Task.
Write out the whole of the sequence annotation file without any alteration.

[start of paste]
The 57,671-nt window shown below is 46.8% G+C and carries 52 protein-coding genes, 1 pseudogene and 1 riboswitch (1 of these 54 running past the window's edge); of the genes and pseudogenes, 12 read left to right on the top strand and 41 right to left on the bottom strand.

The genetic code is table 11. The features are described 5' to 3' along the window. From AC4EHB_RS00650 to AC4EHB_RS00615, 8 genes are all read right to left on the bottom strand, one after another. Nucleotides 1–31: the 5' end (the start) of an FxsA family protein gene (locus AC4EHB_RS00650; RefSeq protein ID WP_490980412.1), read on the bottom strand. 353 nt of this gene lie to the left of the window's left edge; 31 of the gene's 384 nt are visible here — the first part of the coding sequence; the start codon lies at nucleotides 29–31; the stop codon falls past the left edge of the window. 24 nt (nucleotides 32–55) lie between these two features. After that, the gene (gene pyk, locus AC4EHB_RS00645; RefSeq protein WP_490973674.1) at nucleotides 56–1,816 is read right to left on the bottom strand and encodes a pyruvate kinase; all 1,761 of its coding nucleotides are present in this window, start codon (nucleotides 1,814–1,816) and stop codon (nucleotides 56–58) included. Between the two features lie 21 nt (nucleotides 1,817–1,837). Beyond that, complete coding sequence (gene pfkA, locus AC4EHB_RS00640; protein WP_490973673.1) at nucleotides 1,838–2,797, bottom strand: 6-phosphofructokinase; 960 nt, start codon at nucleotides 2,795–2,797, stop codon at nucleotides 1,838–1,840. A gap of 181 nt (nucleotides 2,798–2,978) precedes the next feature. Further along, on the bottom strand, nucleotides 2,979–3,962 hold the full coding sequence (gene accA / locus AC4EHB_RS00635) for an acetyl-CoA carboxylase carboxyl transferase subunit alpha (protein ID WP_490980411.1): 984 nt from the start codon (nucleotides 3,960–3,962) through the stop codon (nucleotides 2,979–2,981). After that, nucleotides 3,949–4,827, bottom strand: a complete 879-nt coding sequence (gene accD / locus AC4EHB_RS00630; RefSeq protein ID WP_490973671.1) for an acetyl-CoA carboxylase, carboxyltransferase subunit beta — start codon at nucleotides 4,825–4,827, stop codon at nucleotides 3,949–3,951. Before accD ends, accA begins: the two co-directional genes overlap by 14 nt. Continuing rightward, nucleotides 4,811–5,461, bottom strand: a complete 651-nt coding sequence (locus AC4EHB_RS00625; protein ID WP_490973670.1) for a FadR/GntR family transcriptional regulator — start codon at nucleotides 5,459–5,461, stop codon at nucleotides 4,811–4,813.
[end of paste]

The 57,671-nt window shown below is 46.8% G+C and carries 52 protein-coding genes, 1 pseudogene and 1 riboswitch (1 of these 54 running past the window's edge); of the genes and pseudogenes, 12 read left to right on the top strand and 41 right to left on the bottom strand.

The genetic code is table 11. The features are described 5' to 3' along the window. From AC4EHB_RS00650 to AC4EHB_RS00615, 8 genes are all read right to left on the bottom strand, one after another. Nucleotides 1–31: the 5' end (the start) of an FxsA family protein gene (locus AC4EHB_RS00650; RefSeq protein ID WP_490980412.1), read on the bottom strand. 353 nt of this gene lie to the left of the window's left edge; 31 of the gene's 384 nt are visible here — the first part of the coding sequence; the start codon lies at nucleotides 29–31; the stop codon falls past the left edge of the window. 24 nt (nucleotides 32–55) lie between these two features. After that, the gene (gene pyk, locus AC4EHB_RS00645; RefSeq protein WP_490973674.1) at nucleotides 56–1,816 is read right to left on the bottom strand and encodes a pyruvate kinase; all 1,761 of its coding nucleotides are present in this window, start codon (nucleotides 1,814–1,816) and stop codon (nucleotides 56–58) included. Between the two features lie 21 nt (nucleotides 1,817–1,837). Beyond that, complete coding sequence (gene pfkA, locus AC4EHB_RS00640; protein WP_490973673.1) at nucleotides 1,838–2,797, bottom strand: 6-phosphofructokinase; 960 nt, start codon at nucleotides 2,795–2,797, stop codon at nucleotides 1,838–1,840. A gap of 181 nt (nucleotides 2,798–2,978) precedes the next feature. Further along, on the bottom strand, nucleotides 2,979–3,962 hold the full coding sequence (gene accA / locus AC4EHB_RS00635) for an acetyl-CoA carboxylase carboxyl transferase subunit alpha (protein ID WP_490980411.1): 984 nt from the start codon (nucleotides 3,960–3,962) through the stop codon (nucleotides 2,979–2,981). After that, nucleotides 3,949–4,827, bottom strand: a complete 879-nt coding sequence (gene accD / locus AC4EHB_RS00630; RefSeq protein ID WP_490973671.1) for an acetyl-CoA carboxylase, carboxyltransferase subunit beta — start codon at nucleotides 4,825–4,827, stop codon at nucleotides 3,949–3,951. Before accD ends, accA begins: the two co-directional genes overlap by 14 nt. Continuing rightward, nucleotides 4,811–5,461, bottom strand: a complete 651-nt coding sequence (locus AC4EHB_RS00625; protein ID WP_490973670.1) for a FadR/GntR family transcriptional regulator — start codon at nucleotides 5,459–5,461, stop codon at nucleotides 4,811–4,813.